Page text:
Gradual degeneration of the cartilage covering the bone ends within joints

  • Rare under the age of 45; increasingly common over the age of 60
  • Twice as common in females
  • Sometimes runs in families
  • Past injuries and being overweight are risk factors

In a joint affected by osteoarthritis, the protective cartilage found at the ends of bones is worn away. As the condition develops, the bone around the affected joint thickens, and bony growths called osteophytes form. If the synovial tissue that lines the joint capsule becomes inflamed, fluid may accumulate within the joint. These changes cause pain, swelling, and stiffness of the joints, reducing their mobility.

Osteoarthritis is most common in weight-bearing joints, such as the knees and hips. However, the hands, feet, and shoulders may also be affected, as may the bones of the neck (see Cervical spondylosis). Nearly everyone has developed a degree of osteoarthritis by the age of 70, but only some people have symptoms. Women are more commonly affected by osteoarthritis than men, and their symptoms are more severe. This form of arthritis sometimes develops in younger people, particularly in those who have had joint injuries.

What are the causes?

There is often no obvious cause for the onset of osteoarthritis, but there are known factors that may increase the risk of developing the disorder. Wear occurs most often in joints that have been damaged by repeated strenuous activity or by repeated minor injuries. For example, the pressure that ballet dancers exert on their feet makes them susceptible to developing osteoarthritis of the ankle. Osteoarthritis is also common in former athletes.

Damage to a joint early in life may lead to osteoarthritis later on. Excessive weight can also increase a person’s risk of developing the condition because of the extra stress it places on the joints. Another risk factor is damage to cartilage caused by another joint disorder, such as septic arthritis. Finally, if a close member of your family has osteoarthritis, you are more likely to develop the condition yourself.

What are the symptoms?

Initially, the symptoms are mild, but they may slowly get worse. Often only one or two joints are badly affected, but sometimes osteoarthritis is more widespread. The symptoms may include:

  • Pain and tenderness that worsen with activity and are relieved by rest.

  • Swelling around the joint.

  • Stiffness lasting a short time after a period of inactivity.

  • Restricted joint movement.

  • Enlarged, distorted finger joints if the hands are affected.

  • Crackling noise (called crepitus) on moving the affected joint.

Referred pain, which is felt in areas remote from the site of damage but on the same nerve pathway as the affected joint, may develop. For example, an arthritic hip may cause referred pain in the knee. The pain may become worse towards the end of the day.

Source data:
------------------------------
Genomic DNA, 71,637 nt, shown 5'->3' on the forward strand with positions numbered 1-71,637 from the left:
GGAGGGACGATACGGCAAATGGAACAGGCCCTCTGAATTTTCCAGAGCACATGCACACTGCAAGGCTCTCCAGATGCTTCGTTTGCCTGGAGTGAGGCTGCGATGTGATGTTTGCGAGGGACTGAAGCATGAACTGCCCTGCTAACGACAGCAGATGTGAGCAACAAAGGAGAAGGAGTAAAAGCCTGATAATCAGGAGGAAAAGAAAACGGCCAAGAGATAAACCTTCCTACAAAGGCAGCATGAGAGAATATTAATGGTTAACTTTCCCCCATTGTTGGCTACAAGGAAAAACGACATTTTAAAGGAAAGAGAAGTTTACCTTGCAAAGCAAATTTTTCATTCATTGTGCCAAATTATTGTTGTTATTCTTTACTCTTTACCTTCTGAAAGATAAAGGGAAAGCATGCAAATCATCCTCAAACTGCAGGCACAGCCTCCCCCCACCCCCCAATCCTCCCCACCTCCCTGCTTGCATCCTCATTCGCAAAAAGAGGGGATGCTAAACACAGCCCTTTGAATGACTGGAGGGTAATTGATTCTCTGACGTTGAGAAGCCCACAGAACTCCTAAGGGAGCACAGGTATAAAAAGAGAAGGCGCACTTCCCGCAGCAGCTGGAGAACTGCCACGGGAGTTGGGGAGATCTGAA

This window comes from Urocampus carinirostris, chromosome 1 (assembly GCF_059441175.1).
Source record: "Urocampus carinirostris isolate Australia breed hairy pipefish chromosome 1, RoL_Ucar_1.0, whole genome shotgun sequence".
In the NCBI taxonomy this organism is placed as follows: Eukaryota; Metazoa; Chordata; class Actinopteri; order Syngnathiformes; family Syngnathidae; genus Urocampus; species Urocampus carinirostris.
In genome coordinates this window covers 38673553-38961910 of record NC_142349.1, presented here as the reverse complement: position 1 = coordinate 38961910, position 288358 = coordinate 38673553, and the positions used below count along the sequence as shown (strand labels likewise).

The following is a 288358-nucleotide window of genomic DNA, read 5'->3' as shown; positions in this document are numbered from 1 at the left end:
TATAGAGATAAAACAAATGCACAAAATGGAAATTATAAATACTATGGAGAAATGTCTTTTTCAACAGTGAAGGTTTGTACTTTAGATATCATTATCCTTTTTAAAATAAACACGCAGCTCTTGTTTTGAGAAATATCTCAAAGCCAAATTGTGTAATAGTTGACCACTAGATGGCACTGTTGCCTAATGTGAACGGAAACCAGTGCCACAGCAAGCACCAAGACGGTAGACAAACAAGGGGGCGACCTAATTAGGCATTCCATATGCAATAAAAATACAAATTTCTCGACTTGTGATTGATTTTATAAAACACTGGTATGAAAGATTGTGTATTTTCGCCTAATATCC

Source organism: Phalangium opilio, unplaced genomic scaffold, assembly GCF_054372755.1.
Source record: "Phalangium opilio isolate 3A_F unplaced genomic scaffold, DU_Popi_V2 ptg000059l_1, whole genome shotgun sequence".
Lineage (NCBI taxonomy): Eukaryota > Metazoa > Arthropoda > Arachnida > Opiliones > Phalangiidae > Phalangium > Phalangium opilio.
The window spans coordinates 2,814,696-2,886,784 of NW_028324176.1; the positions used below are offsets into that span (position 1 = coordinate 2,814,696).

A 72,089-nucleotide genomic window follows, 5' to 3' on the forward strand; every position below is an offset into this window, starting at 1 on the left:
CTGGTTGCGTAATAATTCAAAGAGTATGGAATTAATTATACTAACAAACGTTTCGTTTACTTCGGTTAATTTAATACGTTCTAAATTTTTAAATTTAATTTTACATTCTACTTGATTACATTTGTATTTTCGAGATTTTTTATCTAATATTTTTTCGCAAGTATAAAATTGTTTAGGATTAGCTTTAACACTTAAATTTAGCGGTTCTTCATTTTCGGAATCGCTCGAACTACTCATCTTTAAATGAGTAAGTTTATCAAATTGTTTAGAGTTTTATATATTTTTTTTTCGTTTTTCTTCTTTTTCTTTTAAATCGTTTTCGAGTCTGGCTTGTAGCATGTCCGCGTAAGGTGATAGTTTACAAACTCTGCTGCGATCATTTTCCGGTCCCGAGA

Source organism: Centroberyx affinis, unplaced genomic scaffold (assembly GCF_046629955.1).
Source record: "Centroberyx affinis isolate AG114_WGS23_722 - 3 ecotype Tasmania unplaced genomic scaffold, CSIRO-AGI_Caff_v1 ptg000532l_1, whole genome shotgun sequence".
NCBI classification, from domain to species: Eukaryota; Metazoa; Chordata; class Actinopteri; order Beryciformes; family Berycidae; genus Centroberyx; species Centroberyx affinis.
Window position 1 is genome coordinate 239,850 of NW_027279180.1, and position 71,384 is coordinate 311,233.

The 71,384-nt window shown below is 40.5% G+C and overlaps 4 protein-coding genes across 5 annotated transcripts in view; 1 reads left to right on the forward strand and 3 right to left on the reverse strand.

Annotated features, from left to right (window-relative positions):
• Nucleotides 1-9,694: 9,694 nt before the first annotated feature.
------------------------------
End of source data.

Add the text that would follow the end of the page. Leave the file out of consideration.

If movement is severely restricted, an affected person may be confined to the home. Lack of mobility may lead to weakness and wasting of muscles and sometimes to weight gain.

Osteoarthritis in a hip joint

In the hip joint seen on the right of this X-ray, the head of the femur (thighbone) has become worn where it fits into the pelvis, causing pain and stiffness.

What might the doctor do?

Your doctor may suspect that you have osteoarthritis from your symptoms, a history of joint problems, and a physical examination. It is often possible to confirm a diagnosis of osteoarthritis, while at the same time ruling out other types of arthritis, by means of blood tests and X-rays.

Osteoarthritis cannot be cured, but with treatment most symptoms can be relieved. Your doctor may recommend that you take paracetamol (see Painkillers) or a nonsteroidal anti-inflammatory drug. If you experience a severe flare-up of pain and inflammation in a single joint, your doctor may inject a corticosteroid drug directly into the affected joint in order to reduce swelling and relieve pain (see Locally acting corticosteroids).

To improve muscle function around joints affected by osteoarthritis, your doctor may refer you for physiotherapy. If osteoarthritis is very severe, surgery may be necessary to repair or replace an affected joint (see Joint replacement).

What can I do?

If you have mild osteoarthritis, you may be able to participate in most everyday activities by adapting your lifestyle (see Living with arthritis). If you are overweight, ask your doctor for dietary advice to enable you to lose weight and reduce further wear on your joints. If possible, take gentle exercise to help to lose weight, maintain muscle tone, and delay the progression of the disease. Supportive shoes with rubber soles will absorb shock and reduce further wear. If you have a painful hip or knee, use a walking stick for support. Massage, warm baths, or a heat pad may ease joint pain and increase mobility.

From the 2010 revision of the Complete Home Medical Guide © Dorling Kindersley Limited.

The subjects, conditions and treatments covered in this encyclopaedia are for information only and may not be covered by your insurance product should you make a claim.

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